When pushed, the natural lawyer (who has sometimes found himself able to do without the hypothesis of a deity) can be heard to protest that we’re put to an election between his objective truths and moral nihilism. But that’s not how religious believers would have understood the choice in the past. Instead, they’d have said that the opposite of natural law is revealed law, which commands us to obey the God of Abraham, Isaac and Jacob.

Natural law shorn of revealed law and the need for religious faith is Pelagianism, a fifth century heresy which held that the natural law is known to us and that we are able to live good lives without God’s grace. Milton was a Pelagian, and so were Locke and Kant. It’s also the heresy of our time, amongst liberals in particular. The political differences that divide us are often theological, not philosophical, as Eric Nelson pointed out in The Theology of Liberalism (2019), and the dividing line is between the Pelagian and Augustinian traditions.

Pelagianism was condemned by St. Augustine because, if we could earn our way into Heaven, what was the need for the cross? So Pelagianism was wrong, and Augustine thought it followed that God’s grace is indeterminate. We don’t buy our way into Heaven by our good works, and we can’t even perform a morally good act without an infusion of grace, which He awards to some and denies to others. And when He decides to grant someone His grace, that person is powerless to resist it.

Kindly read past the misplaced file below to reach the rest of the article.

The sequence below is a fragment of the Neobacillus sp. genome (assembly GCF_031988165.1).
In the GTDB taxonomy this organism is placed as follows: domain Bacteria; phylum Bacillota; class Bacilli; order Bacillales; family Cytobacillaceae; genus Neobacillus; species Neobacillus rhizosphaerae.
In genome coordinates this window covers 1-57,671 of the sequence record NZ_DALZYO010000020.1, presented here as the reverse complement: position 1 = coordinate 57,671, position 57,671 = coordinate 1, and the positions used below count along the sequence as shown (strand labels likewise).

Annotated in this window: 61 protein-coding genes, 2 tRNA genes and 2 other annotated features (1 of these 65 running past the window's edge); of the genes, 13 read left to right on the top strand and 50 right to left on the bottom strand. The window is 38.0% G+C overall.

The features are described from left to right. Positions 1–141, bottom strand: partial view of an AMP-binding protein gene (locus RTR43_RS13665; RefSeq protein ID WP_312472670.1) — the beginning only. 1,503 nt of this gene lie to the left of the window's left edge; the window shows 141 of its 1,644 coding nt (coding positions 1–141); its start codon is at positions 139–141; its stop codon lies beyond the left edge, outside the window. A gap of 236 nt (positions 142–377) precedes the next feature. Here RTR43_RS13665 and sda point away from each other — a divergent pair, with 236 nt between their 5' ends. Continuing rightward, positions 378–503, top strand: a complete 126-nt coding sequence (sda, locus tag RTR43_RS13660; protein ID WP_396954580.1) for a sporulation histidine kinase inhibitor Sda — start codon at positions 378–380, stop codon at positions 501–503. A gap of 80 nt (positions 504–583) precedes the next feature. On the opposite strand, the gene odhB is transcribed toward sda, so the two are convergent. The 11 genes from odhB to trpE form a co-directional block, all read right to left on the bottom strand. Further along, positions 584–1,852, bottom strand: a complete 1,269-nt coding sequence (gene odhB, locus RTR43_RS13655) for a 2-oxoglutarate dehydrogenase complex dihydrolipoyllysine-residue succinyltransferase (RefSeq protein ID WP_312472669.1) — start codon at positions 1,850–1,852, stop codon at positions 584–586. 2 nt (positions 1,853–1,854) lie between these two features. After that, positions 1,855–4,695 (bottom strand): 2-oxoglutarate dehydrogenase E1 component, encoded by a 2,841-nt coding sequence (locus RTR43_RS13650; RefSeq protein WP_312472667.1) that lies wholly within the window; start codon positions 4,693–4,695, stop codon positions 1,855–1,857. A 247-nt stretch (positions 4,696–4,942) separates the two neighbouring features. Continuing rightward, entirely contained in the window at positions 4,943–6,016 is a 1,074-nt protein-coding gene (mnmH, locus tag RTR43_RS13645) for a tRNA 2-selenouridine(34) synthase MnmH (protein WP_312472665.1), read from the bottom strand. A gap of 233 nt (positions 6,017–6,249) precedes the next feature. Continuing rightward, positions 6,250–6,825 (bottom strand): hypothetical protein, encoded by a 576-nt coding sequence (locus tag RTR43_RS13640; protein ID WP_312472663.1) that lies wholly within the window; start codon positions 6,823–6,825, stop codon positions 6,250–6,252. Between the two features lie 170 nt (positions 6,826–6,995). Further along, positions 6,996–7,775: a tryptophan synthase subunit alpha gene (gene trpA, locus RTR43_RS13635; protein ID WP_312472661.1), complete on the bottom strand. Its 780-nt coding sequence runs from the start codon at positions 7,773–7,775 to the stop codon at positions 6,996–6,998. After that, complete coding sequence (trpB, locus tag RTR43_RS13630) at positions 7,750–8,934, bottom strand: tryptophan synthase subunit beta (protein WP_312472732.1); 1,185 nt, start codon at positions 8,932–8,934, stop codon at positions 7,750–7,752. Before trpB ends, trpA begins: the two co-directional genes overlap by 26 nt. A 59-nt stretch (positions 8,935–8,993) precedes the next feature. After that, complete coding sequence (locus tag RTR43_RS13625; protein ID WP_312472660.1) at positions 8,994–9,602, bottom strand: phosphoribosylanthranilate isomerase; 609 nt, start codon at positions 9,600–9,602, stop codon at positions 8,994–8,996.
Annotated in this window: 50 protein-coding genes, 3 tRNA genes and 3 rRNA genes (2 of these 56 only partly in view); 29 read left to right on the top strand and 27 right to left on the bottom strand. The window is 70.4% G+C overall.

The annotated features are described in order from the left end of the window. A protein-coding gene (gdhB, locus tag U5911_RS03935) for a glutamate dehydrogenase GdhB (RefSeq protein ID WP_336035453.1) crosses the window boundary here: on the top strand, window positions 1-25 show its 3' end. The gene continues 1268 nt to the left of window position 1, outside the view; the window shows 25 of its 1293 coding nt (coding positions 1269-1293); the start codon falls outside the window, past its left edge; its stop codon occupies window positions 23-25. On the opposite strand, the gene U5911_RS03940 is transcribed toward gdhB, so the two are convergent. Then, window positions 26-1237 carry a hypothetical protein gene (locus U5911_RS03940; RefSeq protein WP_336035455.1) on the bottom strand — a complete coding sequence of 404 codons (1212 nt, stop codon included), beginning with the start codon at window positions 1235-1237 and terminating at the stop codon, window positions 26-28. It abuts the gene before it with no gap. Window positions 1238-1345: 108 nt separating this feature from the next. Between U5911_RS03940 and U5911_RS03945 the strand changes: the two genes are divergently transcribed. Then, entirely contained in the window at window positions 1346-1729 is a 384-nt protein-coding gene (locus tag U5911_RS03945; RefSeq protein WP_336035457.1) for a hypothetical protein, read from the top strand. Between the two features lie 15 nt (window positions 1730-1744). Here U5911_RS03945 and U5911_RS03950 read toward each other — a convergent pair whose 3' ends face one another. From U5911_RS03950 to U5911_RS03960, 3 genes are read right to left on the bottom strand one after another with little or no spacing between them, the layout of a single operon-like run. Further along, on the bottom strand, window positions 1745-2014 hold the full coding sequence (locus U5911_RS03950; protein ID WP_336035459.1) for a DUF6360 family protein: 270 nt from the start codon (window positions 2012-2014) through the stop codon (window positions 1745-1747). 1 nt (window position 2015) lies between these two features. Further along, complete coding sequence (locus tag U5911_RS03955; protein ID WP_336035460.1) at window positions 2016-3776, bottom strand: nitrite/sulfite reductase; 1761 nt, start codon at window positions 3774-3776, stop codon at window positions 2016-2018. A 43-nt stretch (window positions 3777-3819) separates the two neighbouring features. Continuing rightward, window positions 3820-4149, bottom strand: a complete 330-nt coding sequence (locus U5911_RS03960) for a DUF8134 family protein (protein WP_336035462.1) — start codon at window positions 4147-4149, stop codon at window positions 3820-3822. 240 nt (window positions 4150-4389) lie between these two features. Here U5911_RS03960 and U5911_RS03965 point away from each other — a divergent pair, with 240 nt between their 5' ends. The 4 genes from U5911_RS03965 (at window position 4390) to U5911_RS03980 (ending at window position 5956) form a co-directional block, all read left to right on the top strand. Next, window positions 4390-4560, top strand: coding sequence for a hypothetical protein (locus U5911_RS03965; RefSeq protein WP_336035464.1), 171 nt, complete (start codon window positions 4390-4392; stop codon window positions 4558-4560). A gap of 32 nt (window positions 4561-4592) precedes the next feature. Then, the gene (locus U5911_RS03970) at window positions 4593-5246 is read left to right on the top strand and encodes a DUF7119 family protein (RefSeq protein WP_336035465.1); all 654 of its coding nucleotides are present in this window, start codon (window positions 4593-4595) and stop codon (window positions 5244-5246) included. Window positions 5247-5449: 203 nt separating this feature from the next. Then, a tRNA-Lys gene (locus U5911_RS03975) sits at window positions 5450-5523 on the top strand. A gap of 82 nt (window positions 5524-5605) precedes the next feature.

So, it all comes down to His choice. It’s like our choices about whom to befriend. You might know of a perfectly decent person, kind, gentle, a totally good egg. And you’re not obliged to like him. So too with God, in His decision about whom to “justify” and admit to Heaven. Some might think this inconsistent with the idea of a loving God. They’re wrong. Rather, it’s inconsistent with the idea that God is bound to love you. You might be a perfect little saint, but He still might not care for you. That’s what you get if, as Leszek Kolakowski put it, God Owes You Nothing.

You might not like this. But then why did you think you had a vote in the matter?

That is why Augustinians such as Blaise Pascal, George Bernanos, and Eric Rohmer came to regard the natural lawyer’s assertion of moral knowledge as naïve and presumptuous. If we think ourselves able to live moral lives, shorn of God’s grace, we’re merely self-deceived. “Men are saved or damned,” said Pascal, “according to whether it pleased God to choose them to give them this grace, from amongst the corrupt mass of men, who with justice He might have all abandoned.” All is grace.